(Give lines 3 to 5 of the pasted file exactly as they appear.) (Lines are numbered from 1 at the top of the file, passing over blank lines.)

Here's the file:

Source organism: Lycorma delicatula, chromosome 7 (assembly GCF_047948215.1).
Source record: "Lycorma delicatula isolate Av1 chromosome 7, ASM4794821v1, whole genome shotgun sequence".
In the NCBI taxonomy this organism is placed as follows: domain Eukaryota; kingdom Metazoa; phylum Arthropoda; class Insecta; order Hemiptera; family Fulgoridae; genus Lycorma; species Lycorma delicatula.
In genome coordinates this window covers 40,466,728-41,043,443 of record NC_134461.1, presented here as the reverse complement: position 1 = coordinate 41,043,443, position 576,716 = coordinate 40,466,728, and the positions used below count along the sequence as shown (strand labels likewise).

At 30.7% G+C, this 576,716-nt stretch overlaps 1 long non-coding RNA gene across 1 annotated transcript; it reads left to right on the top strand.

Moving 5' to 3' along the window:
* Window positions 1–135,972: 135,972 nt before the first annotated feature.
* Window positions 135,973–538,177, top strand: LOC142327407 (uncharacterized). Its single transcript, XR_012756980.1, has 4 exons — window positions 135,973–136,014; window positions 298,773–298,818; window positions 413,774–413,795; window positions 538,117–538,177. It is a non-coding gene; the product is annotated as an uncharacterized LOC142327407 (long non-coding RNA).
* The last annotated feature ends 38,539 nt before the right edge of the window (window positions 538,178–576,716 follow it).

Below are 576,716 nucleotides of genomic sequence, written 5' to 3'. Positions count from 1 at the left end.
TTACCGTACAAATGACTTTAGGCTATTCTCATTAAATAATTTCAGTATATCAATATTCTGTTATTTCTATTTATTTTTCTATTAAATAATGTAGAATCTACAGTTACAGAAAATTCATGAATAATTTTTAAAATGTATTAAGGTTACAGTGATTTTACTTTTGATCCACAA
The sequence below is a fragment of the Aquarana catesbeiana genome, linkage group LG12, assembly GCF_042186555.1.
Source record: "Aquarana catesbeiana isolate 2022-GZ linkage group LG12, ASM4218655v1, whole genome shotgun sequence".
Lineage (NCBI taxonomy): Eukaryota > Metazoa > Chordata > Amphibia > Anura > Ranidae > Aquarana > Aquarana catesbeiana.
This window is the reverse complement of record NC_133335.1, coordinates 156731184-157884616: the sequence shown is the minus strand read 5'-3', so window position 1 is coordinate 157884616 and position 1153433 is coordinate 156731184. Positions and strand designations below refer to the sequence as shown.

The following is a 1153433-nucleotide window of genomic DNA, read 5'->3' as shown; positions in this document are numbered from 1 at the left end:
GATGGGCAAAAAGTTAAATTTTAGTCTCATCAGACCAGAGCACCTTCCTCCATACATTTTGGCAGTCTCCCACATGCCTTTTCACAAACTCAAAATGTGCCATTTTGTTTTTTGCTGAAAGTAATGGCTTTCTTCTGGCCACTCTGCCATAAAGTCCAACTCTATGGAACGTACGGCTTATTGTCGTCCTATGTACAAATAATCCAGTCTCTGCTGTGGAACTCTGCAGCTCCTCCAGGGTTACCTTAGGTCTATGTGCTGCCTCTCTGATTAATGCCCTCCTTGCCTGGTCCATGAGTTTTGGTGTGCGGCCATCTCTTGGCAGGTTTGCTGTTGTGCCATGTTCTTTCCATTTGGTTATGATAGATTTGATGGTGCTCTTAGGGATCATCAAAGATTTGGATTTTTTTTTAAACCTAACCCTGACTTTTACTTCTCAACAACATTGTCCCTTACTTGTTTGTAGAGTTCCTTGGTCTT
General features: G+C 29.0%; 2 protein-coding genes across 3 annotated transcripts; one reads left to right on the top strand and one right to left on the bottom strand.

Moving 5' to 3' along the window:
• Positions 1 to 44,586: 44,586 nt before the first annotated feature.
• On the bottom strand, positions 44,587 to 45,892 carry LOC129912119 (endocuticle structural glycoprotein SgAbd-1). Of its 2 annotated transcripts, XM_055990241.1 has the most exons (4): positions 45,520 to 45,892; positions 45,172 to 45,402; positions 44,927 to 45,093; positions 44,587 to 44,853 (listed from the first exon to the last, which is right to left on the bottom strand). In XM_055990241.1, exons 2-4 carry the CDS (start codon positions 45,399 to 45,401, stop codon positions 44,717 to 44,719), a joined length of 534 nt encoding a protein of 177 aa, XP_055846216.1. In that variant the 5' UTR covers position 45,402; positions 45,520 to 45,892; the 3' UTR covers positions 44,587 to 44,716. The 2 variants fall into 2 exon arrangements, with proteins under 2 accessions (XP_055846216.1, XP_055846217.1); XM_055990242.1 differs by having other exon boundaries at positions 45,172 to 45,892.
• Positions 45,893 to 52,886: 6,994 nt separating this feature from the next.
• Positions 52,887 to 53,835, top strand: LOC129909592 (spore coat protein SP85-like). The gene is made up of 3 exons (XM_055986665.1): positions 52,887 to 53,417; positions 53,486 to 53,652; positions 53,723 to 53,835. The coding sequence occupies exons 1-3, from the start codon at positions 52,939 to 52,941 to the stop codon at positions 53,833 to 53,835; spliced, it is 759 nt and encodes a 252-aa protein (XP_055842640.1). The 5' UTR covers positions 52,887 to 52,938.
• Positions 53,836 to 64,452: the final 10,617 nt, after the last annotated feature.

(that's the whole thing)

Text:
In the NCBI taxonomy this organism is placed as follows: domain Eukaryota; kingdom Metazoa; phylum Arthropoda; class Insecta; order Hemiptera; family Fulgoridae; genus Lycorma; species Lycorma delicatula.
In genome coordinates this window covers 40,466,728-41,043,443 of record NC_134461.1, presented here as the reverse complement: position 1 = coordinate 41,043,443, position 576,716 = coordinate 40,466,728, and the positions used below count along the sequence as shown (strand labels likewise).

At 30.7% G+C, this 576,716-nt stretch overlaps 1 long non-coding RNA gene across 1 annotated transcript; it reads left to right on the top strand.